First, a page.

I have, in my head, a little person who was born and raised in a world where capability-safe software is the default. And this person is yelling. He is yelling:

I hear this vulnerability affected pretty much everyone using log4j. But why did everyone pass the network to the logger? Sure, maybe some people wanted to use JNDI and LDAP or something, but most people didn’t, so why would those people give the logger the network?

The answer, of course, is that no one “gave” the logger access to the network. It just had access, because all code in Java has access to the network. You can tell by these type signatures in the Java net library:

public class URL {
    // Make a new URL. Anyone can do it.
    public URL(String) ;

    // Turn a URL into a URLConnection. Anyone can do it.
    // (Despite the name, this doesn't actually open the connection,
    //  it just makes a URLConnection object.)
    public URLConnection openConnection();

public class URLConnection {
    // Actually open the connection. Anyone can do it.
    public abstract void connect();

(Links: new URL, openConnection, connect.)

By chaining these three methods together, arbitrary Java code can open a connection to any URL it wants to. This may not look strange to you or me, but it looks very problematic to the little capability-person in my head. He is saying:

Wait, these three methods together let you create a network connection from nothing? That’s a violation of the integrity of your type system!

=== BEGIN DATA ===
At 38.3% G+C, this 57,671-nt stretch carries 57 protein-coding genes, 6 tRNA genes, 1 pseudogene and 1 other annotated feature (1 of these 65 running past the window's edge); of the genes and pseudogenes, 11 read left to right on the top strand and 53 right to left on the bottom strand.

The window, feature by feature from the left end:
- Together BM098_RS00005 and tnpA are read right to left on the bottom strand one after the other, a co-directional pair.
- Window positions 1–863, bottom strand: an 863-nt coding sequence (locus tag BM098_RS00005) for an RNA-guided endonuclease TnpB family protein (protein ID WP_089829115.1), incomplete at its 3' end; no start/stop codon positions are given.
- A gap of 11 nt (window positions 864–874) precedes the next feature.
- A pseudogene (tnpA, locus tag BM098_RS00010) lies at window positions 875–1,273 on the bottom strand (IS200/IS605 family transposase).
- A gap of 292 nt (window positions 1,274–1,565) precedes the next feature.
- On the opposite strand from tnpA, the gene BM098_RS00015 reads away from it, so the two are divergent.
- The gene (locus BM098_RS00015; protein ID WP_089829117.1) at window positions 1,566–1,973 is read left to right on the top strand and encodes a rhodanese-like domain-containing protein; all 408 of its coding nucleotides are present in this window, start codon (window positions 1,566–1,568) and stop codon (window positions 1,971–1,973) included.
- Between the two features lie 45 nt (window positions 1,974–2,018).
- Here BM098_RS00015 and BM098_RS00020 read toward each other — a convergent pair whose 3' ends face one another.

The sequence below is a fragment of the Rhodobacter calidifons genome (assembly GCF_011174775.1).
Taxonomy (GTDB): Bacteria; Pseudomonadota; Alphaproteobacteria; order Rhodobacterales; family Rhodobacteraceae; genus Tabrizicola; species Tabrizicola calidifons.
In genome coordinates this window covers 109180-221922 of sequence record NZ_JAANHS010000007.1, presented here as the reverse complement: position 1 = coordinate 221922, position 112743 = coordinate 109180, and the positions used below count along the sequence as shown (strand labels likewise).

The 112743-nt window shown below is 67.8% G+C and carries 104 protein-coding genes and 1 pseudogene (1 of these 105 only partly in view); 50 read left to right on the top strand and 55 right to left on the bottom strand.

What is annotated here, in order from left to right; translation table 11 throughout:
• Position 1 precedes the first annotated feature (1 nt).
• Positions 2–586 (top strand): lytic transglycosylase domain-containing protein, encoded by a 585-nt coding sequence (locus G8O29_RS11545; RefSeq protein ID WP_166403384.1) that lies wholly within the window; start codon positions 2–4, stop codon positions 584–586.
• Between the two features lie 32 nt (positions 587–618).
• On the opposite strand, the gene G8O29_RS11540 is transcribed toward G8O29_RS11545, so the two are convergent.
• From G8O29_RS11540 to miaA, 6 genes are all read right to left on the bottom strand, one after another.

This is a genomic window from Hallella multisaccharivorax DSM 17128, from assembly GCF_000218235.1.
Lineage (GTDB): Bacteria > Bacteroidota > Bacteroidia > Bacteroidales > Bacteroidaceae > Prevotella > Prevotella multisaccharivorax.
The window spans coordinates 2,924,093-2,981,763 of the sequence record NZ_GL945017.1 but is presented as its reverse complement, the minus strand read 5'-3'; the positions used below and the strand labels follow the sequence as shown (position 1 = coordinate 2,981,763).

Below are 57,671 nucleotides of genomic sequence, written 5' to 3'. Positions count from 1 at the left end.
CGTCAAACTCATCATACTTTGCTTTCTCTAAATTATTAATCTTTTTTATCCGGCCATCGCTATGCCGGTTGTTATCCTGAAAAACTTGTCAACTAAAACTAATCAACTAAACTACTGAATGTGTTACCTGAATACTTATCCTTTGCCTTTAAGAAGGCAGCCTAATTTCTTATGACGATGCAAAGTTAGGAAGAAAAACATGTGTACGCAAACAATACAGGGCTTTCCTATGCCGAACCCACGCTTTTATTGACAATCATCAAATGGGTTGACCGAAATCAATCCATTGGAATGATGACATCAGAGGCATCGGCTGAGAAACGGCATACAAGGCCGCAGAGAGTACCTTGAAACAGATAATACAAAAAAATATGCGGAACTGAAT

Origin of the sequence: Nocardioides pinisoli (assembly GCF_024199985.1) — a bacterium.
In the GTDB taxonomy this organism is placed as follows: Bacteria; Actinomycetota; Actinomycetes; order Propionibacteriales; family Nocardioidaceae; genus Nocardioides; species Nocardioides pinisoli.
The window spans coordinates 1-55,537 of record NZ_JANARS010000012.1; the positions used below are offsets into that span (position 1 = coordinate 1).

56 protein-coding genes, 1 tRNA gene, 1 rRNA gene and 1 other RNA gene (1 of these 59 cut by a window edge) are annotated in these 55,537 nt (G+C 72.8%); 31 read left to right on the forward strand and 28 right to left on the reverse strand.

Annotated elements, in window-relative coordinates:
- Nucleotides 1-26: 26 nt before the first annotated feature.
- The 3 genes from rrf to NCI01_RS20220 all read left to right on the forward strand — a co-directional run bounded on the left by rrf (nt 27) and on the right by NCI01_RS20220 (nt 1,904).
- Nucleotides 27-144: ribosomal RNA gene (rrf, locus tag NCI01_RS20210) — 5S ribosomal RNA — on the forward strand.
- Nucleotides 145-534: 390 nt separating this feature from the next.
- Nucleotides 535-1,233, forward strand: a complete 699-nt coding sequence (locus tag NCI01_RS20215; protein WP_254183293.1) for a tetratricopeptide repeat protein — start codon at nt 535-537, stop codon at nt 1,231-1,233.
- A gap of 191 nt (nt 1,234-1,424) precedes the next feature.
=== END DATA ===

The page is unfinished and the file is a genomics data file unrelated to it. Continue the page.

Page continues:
It’s like… say there is an authentication package, that all authentication goes through, and you can try to authenticate a user, and if it passes you’ll get an AuthenticatedUser, and then you can use the AuthenticatedUser to perform more privileged actions.

For this to work well, it’s important that all authentication happens in the authentication package, and that only it can create an AuthenticatedUser. You can do this in Java, by making the constructors for AuthenticatedUser non-public and ensuring that they are only called in the authentication package, and only if the authentication succeeds. This can be a very useful abstraction in a large codebase: it tells you that (certain kinds of) authentication bugs can only happen inside the authentication package.

And this abstraction breaks if random code can conjure up an AuthenticatedUser from nothing, and use it to perform privileged actions.